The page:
Last week, Disney+ announced it was picking up “Frozen 2” way ahead of schedule — originally, they didn’t plan to steam that film until June. And the Disney+ folks also began streaming “Star Wars: The Rise of Skywalker” ahead of schedule as well.

The TV series “The Simpsons” also recently made a highly-publicized move from Hulu to Disney+.

Try “The Rocketeer,” an often-overlooked 1991 film starring Bill Campbell, Jennifer Connelly, Alan Arkin and Timothy Dalton. A stunt pilot in depression-era Los Angeles stumbles upon a rocket-powered jet pack and decides to become, y’know, a super hero.

HBO

  • “The Land Before Time” This is an 1988 animated film directed and produced by Don Bluth and executive-produced by Steven Spielberg and George Lucas. A small group of child dinosaurs work together to try to find safety in the far-off Great Valley. Presumably, before that giant comet smacks into the planet. “Yep, yep, yep.”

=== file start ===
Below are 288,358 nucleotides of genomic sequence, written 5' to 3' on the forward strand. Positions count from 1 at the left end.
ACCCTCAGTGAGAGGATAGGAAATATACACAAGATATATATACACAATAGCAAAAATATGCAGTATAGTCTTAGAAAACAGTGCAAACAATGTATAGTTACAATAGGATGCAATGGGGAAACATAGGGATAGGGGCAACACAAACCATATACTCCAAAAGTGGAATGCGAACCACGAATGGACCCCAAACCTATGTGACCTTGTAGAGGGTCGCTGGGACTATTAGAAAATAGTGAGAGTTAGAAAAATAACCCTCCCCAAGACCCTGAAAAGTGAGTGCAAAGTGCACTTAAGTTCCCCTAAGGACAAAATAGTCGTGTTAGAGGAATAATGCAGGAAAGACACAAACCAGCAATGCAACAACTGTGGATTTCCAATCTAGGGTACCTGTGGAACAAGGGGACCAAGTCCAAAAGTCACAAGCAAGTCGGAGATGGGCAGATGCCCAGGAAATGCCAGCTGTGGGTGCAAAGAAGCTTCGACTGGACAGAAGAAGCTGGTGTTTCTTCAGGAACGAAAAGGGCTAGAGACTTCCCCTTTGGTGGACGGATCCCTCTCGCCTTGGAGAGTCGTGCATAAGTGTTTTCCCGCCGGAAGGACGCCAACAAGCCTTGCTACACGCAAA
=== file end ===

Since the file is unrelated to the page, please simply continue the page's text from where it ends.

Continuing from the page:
HULU

  • “Super 8”

    This is a science fiction film directed by J.J. Abrams and produced by Steven Spielberg. A group of teens are filming a home movie when a train derails nearby releasing a… something. Much of the movie is shot with hand-held cameras, which caused your reporter’s delicate tummy an indelicate moment. So be warned.

  • “Rango”

    “Rango” is an animated film starring a chameleon who is stranded in a Nevada desert — after he falls out of his owner’s terrarium — and then stumbles across an old-western town. Naturally, he’s named sheriff. Bonus: The voice of Rango is played by Johnny Depp.

AND COMING SOON…

Universal pictures announced Monday that some of the movies currently playing at nearly-empty theaters will begin streaming online soon. This would include “Trolls World Tour,” which was scheduled to begin playing theaters on April 10. Universal says it’ll offer that movie for $19.99 for a 48-hour window, starting on that date.

For what it’s worth, Universal says it’ll offer other recent releases — “The Invisible Man,” and “The Hunt” — for the same price, as early as this Friday.